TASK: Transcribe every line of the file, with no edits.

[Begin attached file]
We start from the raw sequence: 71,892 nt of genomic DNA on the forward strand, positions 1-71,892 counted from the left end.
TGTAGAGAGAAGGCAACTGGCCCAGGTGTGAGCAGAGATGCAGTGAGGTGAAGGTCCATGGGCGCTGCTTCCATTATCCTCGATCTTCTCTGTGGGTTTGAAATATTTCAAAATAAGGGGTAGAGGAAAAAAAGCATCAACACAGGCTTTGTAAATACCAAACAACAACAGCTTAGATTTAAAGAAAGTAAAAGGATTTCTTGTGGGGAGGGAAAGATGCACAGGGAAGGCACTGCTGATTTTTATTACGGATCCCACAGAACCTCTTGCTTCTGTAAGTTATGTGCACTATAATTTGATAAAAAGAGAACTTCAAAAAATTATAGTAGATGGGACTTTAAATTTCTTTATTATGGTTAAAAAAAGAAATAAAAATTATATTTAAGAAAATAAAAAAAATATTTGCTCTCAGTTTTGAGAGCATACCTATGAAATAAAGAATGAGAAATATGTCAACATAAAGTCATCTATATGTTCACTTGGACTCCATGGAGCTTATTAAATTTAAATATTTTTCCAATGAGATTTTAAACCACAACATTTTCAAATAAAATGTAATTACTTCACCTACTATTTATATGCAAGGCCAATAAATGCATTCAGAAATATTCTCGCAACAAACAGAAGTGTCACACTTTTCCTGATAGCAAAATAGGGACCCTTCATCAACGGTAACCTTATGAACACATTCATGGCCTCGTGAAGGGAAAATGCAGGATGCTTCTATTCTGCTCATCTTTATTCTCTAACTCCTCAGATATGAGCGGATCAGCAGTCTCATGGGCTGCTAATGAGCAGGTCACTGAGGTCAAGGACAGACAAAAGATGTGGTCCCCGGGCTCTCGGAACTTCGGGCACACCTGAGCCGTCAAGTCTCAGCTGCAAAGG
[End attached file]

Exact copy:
We start from the raw sequence: 71,892 nt of genomic DNA on the forward strand, positions 1-71,892 counted from the left end.
TGTAGAGAGAAGGCAACTGGCCCAGGTGTGAGCAGAGATGCAGTGAGGTGAAGGTCCATGGGCGCTGCTTCCATTATCCTCGATCTTCTCTGTGGGTTTGAAATATTTCAAAATAAGGGGTAGAGGAAAAAAAGCATCAACACAGGCTTTGTAAATACCAAACAACAACAGCTTAGATTTAAAGAAAGTAAAAGGATTTCTTGTGGGGAGGGAAAGATGCACAGGGAAGGCACTGCTGATTTTTATTACGGATCCCACAGAACCTCTTGCTTCTGTAAGTTATGTGCACTATAATTTGATAAAAAGAGAACTTCAAAAAATTATAGTAGATGGGACTTTAAATTTCTTTATTATGGTTAAAAAAAGAAATAAAAATTATATTTAAGAAAATAAAAAAAATATTTGCTCTCAGTTTTGAGAGCATACCTATGAAATAAAGAATGAGAAATATGTCAACATAAAGTCATCTATATGTTCACTTGGACTCCATGGAGCTTATTAAATTTAAATATTTTTCCAATGAGATTTTAAACCACAACATTTTCAAATAAAATGTAATTACTTCACCTACTATTTATATGCAAGGCCAATAAATGCATTCAGAAATATTCTCGCAACAAACAGAAGTGTCACACTTTTCCTGATAGCAAAATAGGGACCCTTCATCAACGGTAACCTTATGAACACATTCATGGCCTCGTGAAGGGAAAATGCAGGATGCTTCTATTCTGCTCATCTTTATTCTCTAACTCCTCAGATATGAGCGGATCAGCAGTCTCATGGGCTGCTAATGAGCAGGTCACTGAGGTCAAGGACAGACAAAAGATGTGGTCCCCGGGCTCTCGGAACTTCGGGCACACCTGAGCCGTCAAGTCTCAGCTGCAAAGG